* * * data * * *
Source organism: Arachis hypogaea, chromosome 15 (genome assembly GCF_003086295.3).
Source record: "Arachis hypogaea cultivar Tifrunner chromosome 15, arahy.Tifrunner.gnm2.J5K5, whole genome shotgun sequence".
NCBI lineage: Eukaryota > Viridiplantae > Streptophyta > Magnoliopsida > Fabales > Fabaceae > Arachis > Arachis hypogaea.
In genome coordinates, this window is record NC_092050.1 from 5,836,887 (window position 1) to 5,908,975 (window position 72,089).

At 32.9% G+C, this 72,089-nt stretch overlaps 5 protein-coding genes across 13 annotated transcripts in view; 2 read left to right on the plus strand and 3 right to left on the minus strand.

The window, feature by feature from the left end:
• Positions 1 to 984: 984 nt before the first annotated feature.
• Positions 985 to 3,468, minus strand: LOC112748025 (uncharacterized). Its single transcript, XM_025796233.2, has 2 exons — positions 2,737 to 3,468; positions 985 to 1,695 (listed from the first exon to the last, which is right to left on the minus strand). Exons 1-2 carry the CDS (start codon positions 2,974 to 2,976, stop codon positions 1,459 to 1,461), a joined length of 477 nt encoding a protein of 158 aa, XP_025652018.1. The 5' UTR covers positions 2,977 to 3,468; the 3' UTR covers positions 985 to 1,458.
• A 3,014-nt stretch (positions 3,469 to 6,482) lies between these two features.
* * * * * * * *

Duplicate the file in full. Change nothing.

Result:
Source organism: Arachis hypogaea, chromosome 15 (genome assembly GCF_003086295.3).
Source record: "Arachis hypogaea cultivar Tifrunner chromosome 15, arahy.Tifrunner.gnm2.J5K5, whole genome shotgun sequence".
NCBI lineage: Eukaryota > Viridiplantae > Streptophyta > Magnoliopsida > Fabales > Fabaceae > Arachis > Arachis hypogaea.
In genome coordinates, this window is record NC_092050.1 from 5,836,887 (window position 1) to 5,908,975 (window position 72,089).

At 32.9% G+C, this 72,089-nt stretch overlaps 5 protein-coding genes across 13 annotated transcripts in view; 2 read left to right on the plus strand and 3 right to left on the minus strand.

The window, feature by feature from the left end:
• Positions 1 to 984: 984 nt before the first annotated feature.
• Positions 985 to 3,468, minus strand: LOC112748025 (uncharacterized). Its single transcript, XM_025796233.2, has 2 exons — positions 2,737 to 3,468; positions 985 to 1,695 (listed from the first exon to the last, which is right to left on the minus strand). Exons 1-2 carry the CDS (start codon positions 2,974 to 2,976, stop codon positions 1,459 to 1,461), a joined length of 477 nt encoding a protein of 158 aa, XP_025652018.1. The 5' UTR covers positions 2,977 to 3,468; the 3' UTR covers positions 985 to 1,458.
• A 3,014-nt stretch (positions 3,469 to 6,482) lies between these two features.